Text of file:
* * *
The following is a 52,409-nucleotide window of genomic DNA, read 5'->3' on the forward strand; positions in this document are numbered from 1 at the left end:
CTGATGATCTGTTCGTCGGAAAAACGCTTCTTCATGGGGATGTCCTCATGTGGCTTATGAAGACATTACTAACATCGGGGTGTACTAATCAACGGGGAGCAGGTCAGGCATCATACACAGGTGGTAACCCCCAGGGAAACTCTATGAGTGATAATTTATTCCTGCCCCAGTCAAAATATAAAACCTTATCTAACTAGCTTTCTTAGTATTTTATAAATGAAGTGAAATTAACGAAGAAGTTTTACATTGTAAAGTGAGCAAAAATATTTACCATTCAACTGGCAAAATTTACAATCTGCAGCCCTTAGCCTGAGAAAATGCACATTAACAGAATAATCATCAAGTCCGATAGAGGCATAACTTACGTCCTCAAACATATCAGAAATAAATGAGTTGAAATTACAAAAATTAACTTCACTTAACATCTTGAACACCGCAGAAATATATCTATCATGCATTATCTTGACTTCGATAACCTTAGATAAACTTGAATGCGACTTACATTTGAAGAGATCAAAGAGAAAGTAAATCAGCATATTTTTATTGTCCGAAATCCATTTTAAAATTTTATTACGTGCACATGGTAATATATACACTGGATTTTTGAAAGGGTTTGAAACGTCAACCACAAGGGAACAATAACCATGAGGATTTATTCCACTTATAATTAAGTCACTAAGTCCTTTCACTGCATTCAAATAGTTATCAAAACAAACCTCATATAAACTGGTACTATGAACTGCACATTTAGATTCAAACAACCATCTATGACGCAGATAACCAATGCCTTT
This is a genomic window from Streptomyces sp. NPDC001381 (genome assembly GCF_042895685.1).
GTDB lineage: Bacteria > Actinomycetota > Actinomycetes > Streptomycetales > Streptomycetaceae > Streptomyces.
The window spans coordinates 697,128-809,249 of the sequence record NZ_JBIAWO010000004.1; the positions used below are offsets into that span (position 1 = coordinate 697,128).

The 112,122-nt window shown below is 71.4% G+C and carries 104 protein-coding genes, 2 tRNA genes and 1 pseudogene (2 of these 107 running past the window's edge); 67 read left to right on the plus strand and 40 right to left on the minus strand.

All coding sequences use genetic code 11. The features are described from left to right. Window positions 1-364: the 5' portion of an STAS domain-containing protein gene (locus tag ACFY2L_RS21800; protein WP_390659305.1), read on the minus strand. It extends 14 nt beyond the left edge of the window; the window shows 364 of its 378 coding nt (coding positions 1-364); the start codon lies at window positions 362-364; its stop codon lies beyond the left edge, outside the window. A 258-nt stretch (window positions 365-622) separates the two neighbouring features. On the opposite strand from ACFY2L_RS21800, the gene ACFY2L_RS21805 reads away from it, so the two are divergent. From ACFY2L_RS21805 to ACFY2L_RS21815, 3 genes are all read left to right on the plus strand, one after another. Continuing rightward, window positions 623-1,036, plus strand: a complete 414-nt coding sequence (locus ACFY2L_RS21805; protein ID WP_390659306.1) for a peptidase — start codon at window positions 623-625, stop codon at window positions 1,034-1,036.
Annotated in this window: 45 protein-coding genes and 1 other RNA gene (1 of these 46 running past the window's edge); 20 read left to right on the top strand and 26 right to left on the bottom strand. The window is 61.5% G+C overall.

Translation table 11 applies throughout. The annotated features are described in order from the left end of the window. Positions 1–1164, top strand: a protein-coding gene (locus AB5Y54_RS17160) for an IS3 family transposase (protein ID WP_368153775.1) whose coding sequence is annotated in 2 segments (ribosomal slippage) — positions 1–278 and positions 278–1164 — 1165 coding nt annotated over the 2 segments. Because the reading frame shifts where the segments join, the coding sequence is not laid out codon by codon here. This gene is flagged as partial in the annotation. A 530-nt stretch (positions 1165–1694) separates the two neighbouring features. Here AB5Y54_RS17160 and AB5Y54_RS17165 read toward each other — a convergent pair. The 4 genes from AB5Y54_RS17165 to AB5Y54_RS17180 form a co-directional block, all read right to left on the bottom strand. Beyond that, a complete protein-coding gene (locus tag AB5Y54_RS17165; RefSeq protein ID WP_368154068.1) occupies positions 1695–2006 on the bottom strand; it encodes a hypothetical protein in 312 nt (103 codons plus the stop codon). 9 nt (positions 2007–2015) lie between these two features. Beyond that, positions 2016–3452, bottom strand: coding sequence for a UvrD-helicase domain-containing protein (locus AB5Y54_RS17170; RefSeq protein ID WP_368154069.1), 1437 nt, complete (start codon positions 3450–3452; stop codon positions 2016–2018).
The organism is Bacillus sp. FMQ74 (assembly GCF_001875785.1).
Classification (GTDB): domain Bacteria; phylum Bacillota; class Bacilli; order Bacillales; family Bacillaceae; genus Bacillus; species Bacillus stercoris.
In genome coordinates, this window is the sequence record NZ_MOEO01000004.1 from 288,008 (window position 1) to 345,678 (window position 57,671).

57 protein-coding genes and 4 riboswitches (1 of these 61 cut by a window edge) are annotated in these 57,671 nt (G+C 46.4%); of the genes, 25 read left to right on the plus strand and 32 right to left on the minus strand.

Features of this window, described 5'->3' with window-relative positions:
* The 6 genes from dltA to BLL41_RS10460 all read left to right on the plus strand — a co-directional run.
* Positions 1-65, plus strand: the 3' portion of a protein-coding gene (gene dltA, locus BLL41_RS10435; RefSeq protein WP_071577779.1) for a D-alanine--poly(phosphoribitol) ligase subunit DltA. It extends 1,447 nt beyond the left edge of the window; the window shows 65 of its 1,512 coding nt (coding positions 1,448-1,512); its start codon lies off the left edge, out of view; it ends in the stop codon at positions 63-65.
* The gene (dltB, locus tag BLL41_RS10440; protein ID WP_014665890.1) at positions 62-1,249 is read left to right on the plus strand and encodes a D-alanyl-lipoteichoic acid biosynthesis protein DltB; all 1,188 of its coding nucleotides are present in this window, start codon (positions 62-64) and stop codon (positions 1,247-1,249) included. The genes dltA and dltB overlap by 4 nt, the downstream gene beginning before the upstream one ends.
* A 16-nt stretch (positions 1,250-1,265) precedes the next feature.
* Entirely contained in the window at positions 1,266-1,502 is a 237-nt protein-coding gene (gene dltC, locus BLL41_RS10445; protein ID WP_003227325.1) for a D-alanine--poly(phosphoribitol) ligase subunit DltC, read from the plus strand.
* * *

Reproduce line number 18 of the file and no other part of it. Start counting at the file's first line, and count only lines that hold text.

* A 16-nt stretch (positions 1,250-1,265) precedes the next feature.